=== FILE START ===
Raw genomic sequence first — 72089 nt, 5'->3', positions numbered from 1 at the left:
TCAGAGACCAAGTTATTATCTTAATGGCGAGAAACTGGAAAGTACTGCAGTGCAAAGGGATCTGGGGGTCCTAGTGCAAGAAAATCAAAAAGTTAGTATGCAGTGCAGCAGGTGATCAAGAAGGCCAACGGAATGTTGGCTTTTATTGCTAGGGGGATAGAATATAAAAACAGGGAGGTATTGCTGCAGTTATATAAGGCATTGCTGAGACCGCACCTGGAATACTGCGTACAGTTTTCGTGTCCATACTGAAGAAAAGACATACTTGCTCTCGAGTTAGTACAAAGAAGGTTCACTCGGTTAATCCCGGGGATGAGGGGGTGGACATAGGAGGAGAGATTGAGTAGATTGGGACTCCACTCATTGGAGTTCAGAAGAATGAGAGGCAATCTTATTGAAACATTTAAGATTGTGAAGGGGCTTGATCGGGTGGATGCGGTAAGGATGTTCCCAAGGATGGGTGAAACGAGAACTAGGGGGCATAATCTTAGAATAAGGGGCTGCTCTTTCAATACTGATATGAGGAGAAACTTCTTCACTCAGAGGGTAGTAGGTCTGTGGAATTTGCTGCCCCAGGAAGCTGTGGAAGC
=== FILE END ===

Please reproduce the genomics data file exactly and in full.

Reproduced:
Raw genomic sequence first — 72089 nt, 5'->3', positions numbered from 1 at the left:
TCAGAGACCAAGTTATTATCTTAATGGCGAGAAACTGGAAAGTACTGCAGTGCAAAGGGATCTGGGGGTCCTAGTGCAAGAAAATCAAAAAGTTAGTATGCAGTGCAGCAGGTGATCAAGAAGGCCAACGGAATGTTGGCTTTTATTGCTAGGGGGATAGAATATAAAAACAGGGAGGTATTGCTGCAGTTATATAAGGCATTGCTGAGACCGCACCTGGAATACTGCGTACAGTTTTCGTGTCCATACTGAAGAAAAGACATACTTGCTCTCGAGTTAGTACAAAGAAGGTTCACTCGGTTAATCCCGGGGATGAGGGGGTGGACATAGGAGGAGAGATTGAGTAGATTGGGACTCCACTCATTGGAGTTCAGAAGAATGAGAGGCAATCTTATTGAAACATTTAAGATTGTGAAGGGGCTTGATCGGGTGGATGCGGTAAGGATGTTCCCAAGGATGGGTGAAACGAGAACTAGGGGGCATAATCTTAGAATAAGGGGCTGCTCTTTCAATACTGATATGAGGAGAAACTTCTTCACTCAGAGGGTAGTAGGTCTGTGGAATTTGCTGCCCCAGGAAGCTGTGGAAGC